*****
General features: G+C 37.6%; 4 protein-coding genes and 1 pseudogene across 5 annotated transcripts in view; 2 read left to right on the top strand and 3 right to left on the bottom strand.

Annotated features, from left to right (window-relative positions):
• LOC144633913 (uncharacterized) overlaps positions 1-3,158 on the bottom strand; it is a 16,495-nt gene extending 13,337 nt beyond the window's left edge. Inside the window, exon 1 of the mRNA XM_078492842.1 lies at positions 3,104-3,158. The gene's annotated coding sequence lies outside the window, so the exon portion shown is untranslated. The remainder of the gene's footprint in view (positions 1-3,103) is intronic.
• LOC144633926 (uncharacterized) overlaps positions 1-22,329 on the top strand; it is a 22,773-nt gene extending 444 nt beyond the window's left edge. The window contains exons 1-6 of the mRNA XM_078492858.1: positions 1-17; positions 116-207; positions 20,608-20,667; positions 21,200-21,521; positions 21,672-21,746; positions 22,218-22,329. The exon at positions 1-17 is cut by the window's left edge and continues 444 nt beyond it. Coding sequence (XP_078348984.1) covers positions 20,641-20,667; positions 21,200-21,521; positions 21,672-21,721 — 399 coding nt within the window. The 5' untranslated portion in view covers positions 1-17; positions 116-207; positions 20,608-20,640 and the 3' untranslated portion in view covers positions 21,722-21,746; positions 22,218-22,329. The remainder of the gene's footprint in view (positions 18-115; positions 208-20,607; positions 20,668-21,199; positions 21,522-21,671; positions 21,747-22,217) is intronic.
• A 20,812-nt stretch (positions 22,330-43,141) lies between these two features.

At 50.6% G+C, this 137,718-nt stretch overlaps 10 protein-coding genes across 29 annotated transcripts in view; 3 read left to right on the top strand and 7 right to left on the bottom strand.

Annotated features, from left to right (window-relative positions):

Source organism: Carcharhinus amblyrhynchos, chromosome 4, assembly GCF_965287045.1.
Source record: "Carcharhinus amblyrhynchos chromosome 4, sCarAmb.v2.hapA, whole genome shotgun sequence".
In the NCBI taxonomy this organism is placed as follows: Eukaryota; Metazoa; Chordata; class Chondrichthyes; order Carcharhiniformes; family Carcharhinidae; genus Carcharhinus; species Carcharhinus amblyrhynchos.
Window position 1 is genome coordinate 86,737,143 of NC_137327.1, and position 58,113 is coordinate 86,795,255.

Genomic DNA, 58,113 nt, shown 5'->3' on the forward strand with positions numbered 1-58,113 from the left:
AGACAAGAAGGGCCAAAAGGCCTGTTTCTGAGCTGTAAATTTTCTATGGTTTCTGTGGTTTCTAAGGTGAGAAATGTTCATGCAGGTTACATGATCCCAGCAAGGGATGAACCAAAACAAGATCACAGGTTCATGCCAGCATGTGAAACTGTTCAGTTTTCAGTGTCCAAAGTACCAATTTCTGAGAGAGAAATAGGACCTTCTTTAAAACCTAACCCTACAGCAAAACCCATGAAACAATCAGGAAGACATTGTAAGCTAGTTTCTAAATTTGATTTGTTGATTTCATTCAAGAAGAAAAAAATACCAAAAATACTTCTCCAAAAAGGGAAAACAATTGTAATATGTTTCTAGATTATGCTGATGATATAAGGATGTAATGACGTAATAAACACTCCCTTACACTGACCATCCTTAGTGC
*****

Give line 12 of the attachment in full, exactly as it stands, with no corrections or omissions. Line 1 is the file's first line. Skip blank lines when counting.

Genomic DNA, 58,113 nt, shown 5'->3' on the forward strand with positions numbered 1-58,113 from the left: